BROOKE GLADSTONE: If all goes according to plan, the summer of 2006 will see Philadelphia launch the United States' first city entirely accessible to wireless internet. The service will blanket Philadelphia's 135 miles, so that any Philadelphian will be able to get on line, and with the costs subsidized, the mayor says every citizen will be able to afford it. The city first decided to take on the project when it found internet providers ignoring low income neighborhoods, and those same internet providers have tried to block the plan, by legally challenging the city's right to make wireless internet access just another public utility. Dianah Neff is the chief information officer for the City of Philadelphia. Dianah, Welcome to OTM.
DIANAH NEFF: Thank you.
BROOKE GLADSTONE: So, if all goes according to plan, this would be the largest internet accessible municipality on the planet. Why is Philadelphia going to all this trouble?
DIANAH NEFF: It is important to us that we be able to overcome the digital divide and we not leave another generation of families and individuals behind that can't participate in the knowledge economy. So we think this will be a stimulus. We're enhancing the potential for our community to be successful.
BROOKE GLADSTONE: So you mentioned the digital divide. Obviously, you'll be giving everybody access to the internet, but will they have a computer, or will you be providing those as well?
DIANAH NEFF: That is a part of our program. It is not just to provide the internet - it's not build it and they will come. We are working closely with non-profits and the community business districts and our schools to make sure that we get computers into the homes as well as training and education.
BROOKE GLADSTONE: All right. What's it take, in laymen's terms, to blanket a city like Philadelphia with Wi-Fi?
DIANAH NEFF: Well, we have 135 square miles. We believe that about 3,000 devices will cover the entire city. We are going to go out for a request for a proposal to solicit probably a consortium of companies to design, build and maintain that network.
BROOKE GLADSTONE: But who has the internet now?
DIANAH NEFF: We have about 64 percent of our households that have computers. Only 58 percent have connection to the internet. The number one reason cited - 76 percent of the time - was cost or access to high speed broadband. This will be funded through bonds or bank financing, and then will be repaid through revenue generation by people subscribing to the network.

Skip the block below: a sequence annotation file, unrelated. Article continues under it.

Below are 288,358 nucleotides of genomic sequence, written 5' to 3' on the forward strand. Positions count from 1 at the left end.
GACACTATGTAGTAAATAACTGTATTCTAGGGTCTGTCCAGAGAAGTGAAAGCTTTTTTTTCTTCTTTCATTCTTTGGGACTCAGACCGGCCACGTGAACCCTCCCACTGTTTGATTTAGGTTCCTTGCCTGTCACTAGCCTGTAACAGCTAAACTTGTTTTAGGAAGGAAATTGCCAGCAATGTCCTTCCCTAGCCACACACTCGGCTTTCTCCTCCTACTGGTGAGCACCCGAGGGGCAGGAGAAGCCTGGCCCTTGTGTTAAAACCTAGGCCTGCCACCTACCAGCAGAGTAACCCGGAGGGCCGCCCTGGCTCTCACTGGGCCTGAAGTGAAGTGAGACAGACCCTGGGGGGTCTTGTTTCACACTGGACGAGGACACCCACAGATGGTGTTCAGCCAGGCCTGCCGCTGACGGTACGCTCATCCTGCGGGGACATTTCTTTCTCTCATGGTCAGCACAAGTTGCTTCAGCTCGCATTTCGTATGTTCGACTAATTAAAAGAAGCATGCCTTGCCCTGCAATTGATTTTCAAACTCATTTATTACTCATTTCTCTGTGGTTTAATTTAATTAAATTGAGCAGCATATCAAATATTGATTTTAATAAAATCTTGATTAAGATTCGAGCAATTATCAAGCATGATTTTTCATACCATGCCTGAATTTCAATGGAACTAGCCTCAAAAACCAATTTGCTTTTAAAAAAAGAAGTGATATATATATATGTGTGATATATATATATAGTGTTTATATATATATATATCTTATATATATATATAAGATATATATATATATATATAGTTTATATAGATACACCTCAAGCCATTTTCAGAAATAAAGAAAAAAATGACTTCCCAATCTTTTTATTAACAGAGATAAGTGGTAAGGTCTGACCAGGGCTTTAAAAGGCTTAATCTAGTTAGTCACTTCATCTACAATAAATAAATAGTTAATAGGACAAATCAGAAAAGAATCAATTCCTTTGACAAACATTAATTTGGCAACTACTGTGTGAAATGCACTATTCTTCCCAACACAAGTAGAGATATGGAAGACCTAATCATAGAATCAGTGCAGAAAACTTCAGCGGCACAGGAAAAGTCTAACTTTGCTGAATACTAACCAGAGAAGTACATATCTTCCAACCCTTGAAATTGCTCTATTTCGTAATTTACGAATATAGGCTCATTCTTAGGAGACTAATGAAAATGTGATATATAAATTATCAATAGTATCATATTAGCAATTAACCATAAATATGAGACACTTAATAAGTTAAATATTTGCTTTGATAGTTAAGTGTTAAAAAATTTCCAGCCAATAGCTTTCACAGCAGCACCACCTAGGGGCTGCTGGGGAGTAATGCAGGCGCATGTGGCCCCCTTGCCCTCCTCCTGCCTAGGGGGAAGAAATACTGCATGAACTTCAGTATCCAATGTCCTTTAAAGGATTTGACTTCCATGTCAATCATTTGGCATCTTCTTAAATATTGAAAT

BROOKE GLADSTONE: But regular companies who would like to provide this service are really worried about what Philadelphia is doing. Verizon and the City of Philadelphia have been locked in a bitter fight over this whole thing, and spokesmen from these companies say why are you going to turn this wonderful information superhighway into another crappily-run public utility?
DIANAH NEFF: [LAUGHS] Well, one, it's not going to be a poorly-run public utility. We are going to contract this out with a professional organization who do this. We're going out for a request for proposal to select the best vendor out there. The city has had six pilot areas, one square mile, and we've had an opportunity to test it out. And then we will monitor to be sure that the network is performing, that it's kept up to date, that the customers are satisfied with the service that they're getting.
BROOKE GLADSTONE: In other cities, I understand, and correct me if I'm wrong, there's been an arrangement where cities who were thinking of doing this will give the local, say, telephone company say 14 months to get their own project off the ground, and if they don't, then they'll step in. You just felt that you could do it better?
DIANAH NEFF: Oh, we felt we could do it quicker. It's not just the 14 months. It's two months for them to respond to the request. They have 14 months, then, to build it, and then they can ask for another 12 months' extension, and at the end of that time, they could tell the community that they don't want to do it, and then the community can go off and do it. Also, you have to remember that the existing DSL and cable companies do not provide nomadic outdoor capabilities. That is an important element of this project. That is not accessible today.
BROOKE GLADSTONE: Right. But it could be, couldn't it? They could build that on the very same light poles.
DIANAH NEFF: That's correct. And they may bid on the RFP. There's no exclusion from deciding that they want to put in a proposal to build the network.
BROOKE GLADSTONE: So they can build it, but they can't set the price for it.
DIANAH NEFF: That's correct. You know, remember, one of the initial goals was an affordable broadband, and if you're a family that brings in 28,000 dollars a year, 40 to 50 dollars on top of your telephone and your cable service is not affordable.
BROOKE GLADSTONE: The main reason people don't have broadband, they cited, is cost. But the main reason why I don't have a car is cost. That doesn't mean I'm expecting the government to subsidize one for me.
DIANAH NEFF: No. And yet, think of the billions of dollars of subsidies that the telecommunications companies have been given over the years to deploy the wired environment that we have today. We believe that if we're going to be competitive and survive as a great city, we need to make sure that our population have the training and education and access to the internet. Virtually every job today requires some basic computer skills and the ability to transact over the internet.
BROOKE GLADSTONE: Dianah Neff, thank you very much.
DIANAH NEFF: You're welcome.
BROOKE GLADSTONE: Dianah Neff is the chief information officer for City of Philadelphia. [MUSIC]
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